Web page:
Laurence Whitaker

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Laurence Whitaker (c. 1578 – 15 April 1654) was an English politician who sat in the House of Commons at various times between 1624 and 1653.

Whitaker was born in Somerset. He matriculated from St John's College, Cambridge in around 1593 and was awarded BA in 1597 and MA in 1600. He was incorporated at Oxford University in 1603 and admitted at Middle Temple on 24 March 1614. He was secretary to Sir Edward Philips, Master of the Rolls.[1]

In 1624 Whitaker was elected Member of Parliament for Peterborough. He was re-elected in 1625, 1626 and 1628 and sat until 1629 when King Charles decided to rule without parliament for eleven years.[2] In 1624 he became clerk extraordinary of the Privy Council and held the post until 1641 when he was imprisoned.[1]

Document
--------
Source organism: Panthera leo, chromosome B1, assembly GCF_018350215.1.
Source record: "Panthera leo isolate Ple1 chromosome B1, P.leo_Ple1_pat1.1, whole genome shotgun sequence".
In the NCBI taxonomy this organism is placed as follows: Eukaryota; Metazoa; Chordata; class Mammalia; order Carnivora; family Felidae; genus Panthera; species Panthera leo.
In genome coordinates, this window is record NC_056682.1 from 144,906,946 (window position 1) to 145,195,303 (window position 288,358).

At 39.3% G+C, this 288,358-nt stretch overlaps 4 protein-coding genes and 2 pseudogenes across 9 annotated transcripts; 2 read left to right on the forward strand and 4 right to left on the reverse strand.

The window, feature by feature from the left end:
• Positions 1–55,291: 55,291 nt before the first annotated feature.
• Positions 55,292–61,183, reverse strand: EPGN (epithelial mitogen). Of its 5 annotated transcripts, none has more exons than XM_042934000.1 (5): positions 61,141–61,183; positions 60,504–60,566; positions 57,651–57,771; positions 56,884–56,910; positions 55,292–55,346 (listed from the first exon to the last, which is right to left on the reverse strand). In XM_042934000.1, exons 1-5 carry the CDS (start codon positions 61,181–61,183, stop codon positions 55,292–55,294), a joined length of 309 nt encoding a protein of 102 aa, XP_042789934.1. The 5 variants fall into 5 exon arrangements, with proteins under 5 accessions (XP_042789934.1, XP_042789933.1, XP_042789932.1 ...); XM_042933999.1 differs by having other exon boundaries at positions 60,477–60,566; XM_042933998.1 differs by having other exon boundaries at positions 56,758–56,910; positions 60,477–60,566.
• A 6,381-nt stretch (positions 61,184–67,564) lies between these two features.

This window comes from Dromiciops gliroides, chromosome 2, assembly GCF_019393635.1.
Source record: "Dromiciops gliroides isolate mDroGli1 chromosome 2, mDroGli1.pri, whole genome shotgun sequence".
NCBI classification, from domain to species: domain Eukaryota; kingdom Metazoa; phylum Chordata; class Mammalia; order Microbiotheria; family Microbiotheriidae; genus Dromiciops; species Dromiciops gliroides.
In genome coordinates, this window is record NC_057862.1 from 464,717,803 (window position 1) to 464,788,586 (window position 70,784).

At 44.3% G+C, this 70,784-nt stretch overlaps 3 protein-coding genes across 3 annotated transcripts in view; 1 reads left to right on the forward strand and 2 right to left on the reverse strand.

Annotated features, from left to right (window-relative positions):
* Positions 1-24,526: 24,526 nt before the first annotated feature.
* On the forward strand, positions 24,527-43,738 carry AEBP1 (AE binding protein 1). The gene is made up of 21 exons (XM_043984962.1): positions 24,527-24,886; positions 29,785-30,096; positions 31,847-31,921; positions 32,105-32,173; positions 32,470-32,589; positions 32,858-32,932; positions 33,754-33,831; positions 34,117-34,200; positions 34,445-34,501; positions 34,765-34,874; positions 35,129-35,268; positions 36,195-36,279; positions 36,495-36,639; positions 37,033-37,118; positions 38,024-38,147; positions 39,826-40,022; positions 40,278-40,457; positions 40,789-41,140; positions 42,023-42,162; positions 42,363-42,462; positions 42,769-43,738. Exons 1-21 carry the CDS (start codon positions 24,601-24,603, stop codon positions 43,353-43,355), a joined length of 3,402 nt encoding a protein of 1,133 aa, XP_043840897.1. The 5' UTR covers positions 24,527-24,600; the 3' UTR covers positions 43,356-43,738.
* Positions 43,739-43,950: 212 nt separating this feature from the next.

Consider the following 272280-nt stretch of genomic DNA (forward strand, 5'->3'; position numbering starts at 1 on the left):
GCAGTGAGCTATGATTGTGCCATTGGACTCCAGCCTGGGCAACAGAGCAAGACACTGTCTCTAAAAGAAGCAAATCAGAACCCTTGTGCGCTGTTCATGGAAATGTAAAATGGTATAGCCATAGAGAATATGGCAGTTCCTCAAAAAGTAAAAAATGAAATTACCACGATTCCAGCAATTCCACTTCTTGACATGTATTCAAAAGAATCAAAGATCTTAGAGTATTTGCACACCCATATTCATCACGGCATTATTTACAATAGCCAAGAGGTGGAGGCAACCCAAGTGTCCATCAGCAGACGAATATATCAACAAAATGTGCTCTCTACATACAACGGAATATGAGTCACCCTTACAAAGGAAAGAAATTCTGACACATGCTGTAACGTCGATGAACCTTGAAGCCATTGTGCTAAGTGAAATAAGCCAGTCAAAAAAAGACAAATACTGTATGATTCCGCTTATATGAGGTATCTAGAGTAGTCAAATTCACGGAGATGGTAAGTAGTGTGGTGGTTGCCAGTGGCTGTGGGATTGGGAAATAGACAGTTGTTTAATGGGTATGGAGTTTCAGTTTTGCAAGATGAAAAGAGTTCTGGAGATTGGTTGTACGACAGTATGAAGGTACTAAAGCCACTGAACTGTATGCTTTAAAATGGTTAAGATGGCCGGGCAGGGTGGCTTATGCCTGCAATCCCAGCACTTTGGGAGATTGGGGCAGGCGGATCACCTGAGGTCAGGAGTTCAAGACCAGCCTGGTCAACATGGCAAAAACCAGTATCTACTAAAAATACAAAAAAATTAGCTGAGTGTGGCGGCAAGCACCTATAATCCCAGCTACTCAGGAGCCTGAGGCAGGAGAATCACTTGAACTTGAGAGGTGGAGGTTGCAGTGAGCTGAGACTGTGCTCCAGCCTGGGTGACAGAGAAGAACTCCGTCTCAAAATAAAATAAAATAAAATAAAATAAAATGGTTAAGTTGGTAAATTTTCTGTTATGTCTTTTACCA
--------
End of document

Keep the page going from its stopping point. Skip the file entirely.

In November 1640, Whitaker was elected MP for Okehampton in the Long Parliament.[2] He was a diarist of the Long Parliament.

Whitaker died at the age of 76 and asked to be buried at St Giles in the Fields.[1]

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Parliament of England
Preceded by
Mildmay Fane
Walter Fitzwilliam
Member of Parliament for Peterborough
1624-1629
With: Sir Francis Fane 1624
Sir Christopher Hatton 1625
Mildmay Fane, Lord Burghersh 1626-1629
Succeeded by
Parliament suspended until 1640
Preceded by
Constituency re-enfranchised
Member of Parliament for Okehampton
1640-1653
With: Edward Thomas 1640-1648
Succeeded by
Not represented in Barebones Parliament